by Giuseppe Nelva
There are many elements to the life of a gamer that can prove annoying and inconvenient. But there is one that can easily be defined bloody hinderingly awkward, and it’s the following scenario:
Friend A: “Hey mate, I heard you bought Destiny. How is it?”
Friend B: “Yeah, I love it. My Guardian’s almost to the cap now.”
Friend A: “I have a Warlock. We should really get a fire team going and shred some Fallen.”
Friend B: “Sounds like a plan, what’s your Xbox Live Gamertag again?”
Friend A: “Oh crap…”
I’m quite sure a situation like that happened to almost everyone, just as much as the scenario in which, prior to purchasing a game, one has to pretty much choose between his friends on one or the other platform, knowing that he’ll be able to play with some while excluding the others.
With the fact that Xbox One and PS4 now share quite similar architecture, and that said architecture is close to a PC, it’s really time for that artificial, silly and anachronistic barrier to fall. It’s time for Xbox, PlayStation and PC gamers to be able to share the same gameplay on the same servers.
While it’s not possible to know all the deals and policies going on in the background, at the moment it seems that the biggest obstacle to this long overdue reunion lays within Xbox Live’s policies, which explicitly forbids any kind of direct cross-platform gameplay.
But it doesn’t really matter whose policies, caveats or nonsensical legalities are keeping gamers apart. Those have to go. It’s really that simple.
It’s not even unprecedented. Not only are there multiple games that currently permit PC and PS4 gamers to play and interact together in the same virtual spaces, but the old and venerable Final Fantasy XI puts PS2 and Xbox 360 players shoulder to shoulder against the monsters of Vana’diel.
While it has never been officially confirmed (at least to my knowledge), Final Fantasy XI‘s case seems to stand apart from the rest because the deal between Square Enix and Microsoft was sealed before the new Xbox Live policies were put in place; but that’s really besides the point. It’s definitely a demonstration that not only it can be done, but the sky didn’t fall on Microsoft’s collective head for allowing it.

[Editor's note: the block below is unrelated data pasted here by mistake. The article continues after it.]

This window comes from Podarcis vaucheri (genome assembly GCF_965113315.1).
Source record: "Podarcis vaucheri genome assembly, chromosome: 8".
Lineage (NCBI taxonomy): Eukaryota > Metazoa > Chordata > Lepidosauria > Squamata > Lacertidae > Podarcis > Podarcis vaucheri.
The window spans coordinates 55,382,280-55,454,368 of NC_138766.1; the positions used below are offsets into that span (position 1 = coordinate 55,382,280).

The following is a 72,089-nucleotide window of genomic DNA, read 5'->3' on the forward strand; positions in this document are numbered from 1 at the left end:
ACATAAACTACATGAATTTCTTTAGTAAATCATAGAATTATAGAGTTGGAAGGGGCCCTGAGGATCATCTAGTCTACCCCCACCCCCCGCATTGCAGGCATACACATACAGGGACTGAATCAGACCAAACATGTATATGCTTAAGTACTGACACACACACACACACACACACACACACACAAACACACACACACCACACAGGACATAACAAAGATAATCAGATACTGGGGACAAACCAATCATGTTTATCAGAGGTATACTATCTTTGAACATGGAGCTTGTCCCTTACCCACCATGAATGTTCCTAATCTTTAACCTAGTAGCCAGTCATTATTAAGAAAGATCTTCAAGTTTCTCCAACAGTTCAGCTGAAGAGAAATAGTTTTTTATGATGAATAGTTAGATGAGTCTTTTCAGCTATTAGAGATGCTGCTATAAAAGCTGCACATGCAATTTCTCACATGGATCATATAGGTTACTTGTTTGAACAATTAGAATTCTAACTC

It isn’t even just a matter of removing a barrier that has never made sense and makes even less sense in today’s globalized internet: by preventing cross-platform gameplay, Microsoft is missing on some games like Final Fantasy XIV: A Realm Reborn and War Thunder, which automatically became console exclusives for the PS4.
In today’s extremely competitive market in which the Xbox One is currently occupying a rather uncomfortable underdog position, Microsoft can hardly afford handing over exclusives to its rivals.
There’s also a more subtle, but still relevant matter at hand. In today’s fluid market, gamers move on quite readily to the next big title causing online communities to dwindle rapidly. This is especially true for MMORPGs that directly base their continued success and survival on retaining a numerous playerbase.
Grouping all major platforms together on the same servers would cement each game’s playerbase, removing a rather damaging fragmentation effect. This would keep even older games active longer and would reduce the need for server merging, saving both gamers and developers a rather large source of headaches.
Of course the ball isn’t just on Microsoft’s field — it takes two to tango. So, a full-scale opening of the borders for any developer that requires it (as I’m sure there would still be plenty developers opting to keep their players separate for one reason of another) would require a degree of coordination between Microsoft and Sony, something that can definitely be done.
Microsoft’s new head of the Xbox division — Phil Spencer — has proved to be quite the progressive thinker in the few months he has been in charge, and has even gone as far as timidly mentioning the possibility of letting Xbox One and PC gamers play together. While that would be highly welcomed, it would still fall short of what can and should be done.
It’s time for Spencer, Shuhei Yoshida at Sony and the teams behind them to put their heads together to hack down this obsolete divide.
This November will mark the first birthday of the PS4 and Xbox One. Even more importantly, it will bring the 25th anniversary of the fall of the Berlin Wall. It’s time for the division between PlayStation, Xbox and PC gamers to meet the same end. Carrying a souvenir home could be more difficult this time around, but it’d still be a day to remember.